Then let's factor in what we're doing to our home... the planet that sustains us. We're pumping tons of CO2 into our thin atmosphere, and we're supporting industries that contribute tons of methane to the atmosphere – another even more potent greenhouse gas – which results in a warming of the planet, which raises ocean temperatures and melts arctic ice which raise sea levels and affects our climate which affects our weather (climate and weather being two different things). And this can affect our ability to feed ourselves, have potable drinking water, and enough land for all the people displaced from their homes by increased flooding from increased storm surge, and by the loss of coastal lands and certain island nations.

As you can see, it doesn't take much to dramatically affect our civilization. Yes, this will be "over time", but if overall failing health, falling fertility, and a less supportive eco-structure results in "the beginning of the end" of the human species, who is to blame but us. The vast majority of the world's population eats a diet that humans are not designed to eat, and the foods of that diet require way more land, water, and other resources than our natural diet, and the production of all that unnatural food is the number one cause of global warming (and is also the number one cause of what gets written as "Cause of Death" on our death certificates). By any standard, an insane practice if a sustainable species is the goal.

But we seem to be okay with insane practices. As mentioned above, there are people who go out of their way to inhale smoke, knowing that doing so will shorten their lives and result in what's likely to be very torturous final months of life. And many people have no problem drinking various poisonous liquids that have in common ethyl alcohol which damages the body and has no beneficial properties (except to the alcohol, medical, pharmaceutical, and autobody repair industries). And obviously we consume other things that clog our arteries, and cause cells to become cancerous while those same things kneecap our body's cancerous cell control mechanisms. And when we gain too much weight, we either don't care, or have it sliced off, or try to run it off which never works so we simply buy larger sized clothes.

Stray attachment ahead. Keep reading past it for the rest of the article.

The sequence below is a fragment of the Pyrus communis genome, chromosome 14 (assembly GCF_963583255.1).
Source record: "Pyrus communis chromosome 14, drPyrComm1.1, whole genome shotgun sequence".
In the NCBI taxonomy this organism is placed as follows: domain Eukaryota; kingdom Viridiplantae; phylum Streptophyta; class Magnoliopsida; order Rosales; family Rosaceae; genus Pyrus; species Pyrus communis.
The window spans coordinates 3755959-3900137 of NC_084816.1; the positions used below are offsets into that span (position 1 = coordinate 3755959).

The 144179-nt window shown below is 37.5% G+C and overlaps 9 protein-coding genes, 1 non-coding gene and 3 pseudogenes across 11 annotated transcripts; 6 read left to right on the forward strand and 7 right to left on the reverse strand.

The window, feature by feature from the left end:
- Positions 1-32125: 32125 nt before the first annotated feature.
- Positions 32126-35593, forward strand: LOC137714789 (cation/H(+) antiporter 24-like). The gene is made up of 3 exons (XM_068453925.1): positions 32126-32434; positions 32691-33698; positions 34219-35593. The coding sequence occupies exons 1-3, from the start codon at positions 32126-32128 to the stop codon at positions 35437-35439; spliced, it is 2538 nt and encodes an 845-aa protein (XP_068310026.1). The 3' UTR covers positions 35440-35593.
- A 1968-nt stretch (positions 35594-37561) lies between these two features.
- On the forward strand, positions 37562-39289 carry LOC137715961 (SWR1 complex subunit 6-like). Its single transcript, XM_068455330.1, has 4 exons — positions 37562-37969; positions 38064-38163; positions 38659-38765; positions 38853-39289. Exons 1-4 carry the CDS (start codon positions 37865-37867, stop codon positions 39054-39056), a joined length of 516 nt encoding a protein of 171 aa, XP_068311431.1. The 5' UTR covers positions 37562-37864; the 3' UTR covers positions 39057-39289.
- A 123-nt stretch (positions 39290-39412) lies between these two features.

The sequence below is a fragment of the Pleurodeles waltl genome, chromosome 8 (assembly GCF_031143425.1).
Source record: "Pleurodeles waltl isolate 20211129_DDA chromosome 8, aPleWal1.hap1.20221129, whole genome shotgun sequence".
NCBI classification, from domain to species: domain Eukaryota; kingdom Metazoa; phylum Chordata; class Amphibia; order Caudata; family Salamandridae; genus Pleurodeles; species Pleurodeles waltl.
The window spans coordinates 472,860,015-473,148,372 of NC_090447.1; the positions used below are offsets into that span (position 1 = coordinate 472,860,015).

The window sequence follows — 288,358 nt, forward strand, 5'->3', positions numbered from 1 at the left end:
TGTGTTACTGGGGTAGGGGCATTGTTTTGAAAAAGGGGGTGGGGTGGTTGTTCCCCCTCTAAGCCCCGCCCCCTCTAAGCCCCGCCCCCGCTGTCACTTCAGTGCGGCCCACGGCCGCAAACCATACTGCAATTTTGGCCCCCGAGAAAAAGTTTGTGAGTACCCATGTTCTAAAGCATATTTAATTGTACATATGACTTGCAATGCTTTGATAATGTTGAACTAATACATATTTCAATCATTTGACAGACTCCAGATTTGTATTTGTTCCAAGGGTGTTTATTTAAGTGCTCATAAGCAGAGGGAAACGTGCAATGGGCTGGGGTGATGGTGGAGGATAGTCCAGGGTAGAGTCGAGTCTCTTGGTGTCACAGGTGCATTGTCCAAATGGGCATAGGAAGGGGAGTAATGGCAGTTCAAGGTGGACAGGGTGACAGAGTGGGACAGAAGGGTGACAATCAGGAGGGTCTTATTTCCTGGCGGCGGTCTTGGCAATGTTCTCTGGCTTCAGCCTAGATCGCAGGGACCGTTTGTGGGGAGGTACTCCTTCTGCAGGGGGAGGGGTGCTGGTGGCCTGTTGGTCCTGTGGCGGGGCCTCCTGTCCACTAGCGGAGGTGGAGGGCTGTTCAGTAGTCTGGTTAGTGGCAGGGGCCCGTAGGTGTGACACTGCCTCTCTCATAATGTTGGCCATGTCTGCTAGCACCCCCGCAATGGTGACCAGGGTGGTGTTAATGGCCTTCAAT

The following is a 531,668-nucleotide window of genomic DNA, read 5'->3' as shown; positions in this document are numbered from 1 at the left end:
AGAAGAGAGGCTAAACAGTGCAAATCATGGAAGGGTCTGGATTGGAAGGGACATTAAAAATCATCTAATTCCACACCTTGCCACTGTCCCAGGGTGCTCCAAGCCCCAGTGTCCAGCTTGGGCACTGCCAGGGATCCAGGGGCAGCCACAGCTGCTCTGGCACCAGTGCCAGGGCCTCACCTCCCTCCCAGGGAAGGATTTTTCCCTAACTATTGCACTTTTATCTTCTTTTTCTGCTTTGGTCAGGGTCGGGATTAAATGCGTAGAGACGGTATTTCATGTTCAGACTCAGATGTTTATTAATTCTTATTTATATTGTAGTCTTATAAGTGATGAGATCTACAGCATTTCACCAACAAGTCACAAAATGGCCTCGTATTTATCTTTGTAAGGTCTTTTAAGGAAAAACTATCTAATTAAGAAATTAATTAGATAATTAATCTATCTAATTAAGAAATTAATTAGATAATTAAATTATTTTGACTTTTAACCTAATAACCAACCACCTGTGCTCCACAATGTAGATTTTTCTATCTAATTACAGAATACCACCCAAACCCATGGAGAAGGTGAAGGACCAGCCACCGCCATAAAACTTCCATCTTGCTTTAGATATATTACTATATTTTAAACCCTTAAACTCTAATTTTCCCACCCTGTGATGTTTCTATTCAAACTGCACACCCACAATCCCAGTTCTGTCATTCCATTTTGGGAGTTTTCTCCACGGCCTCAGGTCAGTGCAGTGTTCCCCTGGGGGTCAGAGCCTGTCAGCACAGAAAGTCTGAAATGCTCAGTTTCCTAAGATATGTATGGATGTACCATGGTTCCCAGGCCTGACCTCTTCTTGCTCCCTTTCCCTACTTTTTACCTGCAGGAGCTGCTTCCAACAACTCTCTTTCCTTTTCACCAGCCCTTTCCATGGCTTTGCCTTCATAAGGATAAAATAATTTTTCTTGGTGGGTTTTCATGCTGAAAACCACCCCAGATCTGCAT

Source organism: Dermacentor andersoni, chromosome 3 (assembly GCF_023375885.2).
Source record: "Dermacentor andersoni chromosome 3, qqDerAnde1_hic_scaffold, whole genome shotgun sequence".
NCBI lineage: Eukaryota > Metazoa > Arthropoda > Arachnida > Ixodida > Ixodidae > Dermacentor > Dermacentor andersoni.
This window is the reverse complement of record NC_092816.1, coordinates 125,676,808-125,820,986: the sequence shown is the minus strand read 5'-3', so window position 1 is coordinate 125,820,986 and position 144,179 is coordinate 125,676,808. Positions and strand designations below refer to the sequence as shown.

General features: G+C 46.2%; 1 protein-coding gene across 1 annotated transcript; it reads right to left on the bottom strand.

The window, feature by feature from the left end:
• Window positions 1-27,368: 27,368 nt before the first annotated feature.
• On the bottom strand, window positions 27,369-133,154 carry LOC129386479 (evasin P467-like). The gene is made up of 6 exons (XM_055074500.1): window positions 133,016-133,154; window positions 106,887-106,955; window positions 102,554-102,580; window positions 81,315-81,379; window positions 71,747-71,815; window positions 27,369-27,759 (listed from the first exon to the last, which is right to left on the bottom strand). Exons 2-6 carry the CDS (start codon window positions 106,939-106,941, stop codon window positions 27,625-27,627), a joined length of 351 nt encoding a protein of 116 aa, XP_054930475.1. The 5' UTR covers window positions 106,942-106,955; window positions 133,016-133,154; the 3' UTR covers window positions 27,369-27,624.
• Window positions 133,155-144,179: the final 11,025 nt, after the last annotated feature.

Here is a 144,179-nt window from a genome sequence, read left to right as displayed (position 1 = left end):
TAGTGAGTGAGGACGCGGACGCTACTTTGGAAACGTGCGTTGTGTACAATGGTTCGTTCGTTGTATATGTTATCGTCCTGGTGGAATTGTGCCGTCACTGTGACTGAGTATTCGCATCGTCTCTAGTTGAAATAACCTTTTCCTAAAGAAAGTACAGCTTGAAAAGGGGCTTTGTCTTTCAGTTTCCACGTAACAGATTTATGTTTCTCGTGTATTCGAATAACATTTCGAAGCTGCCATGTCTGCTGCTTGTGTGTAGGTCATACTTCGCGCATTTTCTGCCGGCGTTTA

And when someone shares with us any potentially life-saving information, if it suggests that we'd need to change our beloved habits, we employ that trait unique to humans where we choose to believe what we'd rather believe, and disbelieve what we don't want to be believe. This accounts for continuing to hold a cell phone against our head despite a solid case being made for not doing this, and continuing to eat those things that have been clearly shown to contribute to heart disease, diabetes, and cancer. Could this behavior be considered insane? Don't all animals have a self-preservation mechanism? Or have we simply become so good at fooling others into doing things that are not in their best interests, and at fooling ourselves into believing whatever big business and their media minions tell us. (And even if we had a survival instinct, I don't want to survive; I want to thrive, and there's a big difference between the two regarding quality of life.)